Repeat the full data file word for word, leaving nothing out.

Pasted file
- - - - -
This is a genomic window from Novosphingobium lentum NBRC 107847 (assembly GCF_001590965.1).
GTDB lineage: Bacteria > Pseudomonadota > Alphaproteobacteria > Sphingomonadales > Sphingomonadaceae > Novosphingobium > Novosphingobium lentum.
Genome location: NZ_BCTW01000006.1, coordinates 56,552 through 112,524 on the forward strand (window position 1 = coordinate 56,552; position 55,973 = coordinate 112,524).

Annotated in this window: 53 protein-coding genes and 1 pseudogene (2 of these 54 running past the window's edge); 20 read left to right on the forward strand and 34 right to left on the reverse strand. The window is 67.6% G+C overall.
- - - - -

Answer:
This is a genomic window from Novosphingobium lentum NBRC 107847 (assembly GCF_001590965.1).
GTDB lineage: Bacteria > Pseudomonadota > Alphaproteobacteria > Sphingomonadales > Sphingomonadaceae > Novosphingobium > Novosphingobium lentum.
Genome location: NZ_BCTW01000006.1, coordinates 56,552 through 112,524 on the forward strand (window position 1 = coordinate 56,552; position 55,973 = coordinate 112,524).

Annotated in this window: 53 protein-coding genes and 1 pseudogene (2 of these 54 running past the window's edge); 20 read left to right on the forward strand and 34 right to left on the reverse strand. The window is 67.6% G+C overall.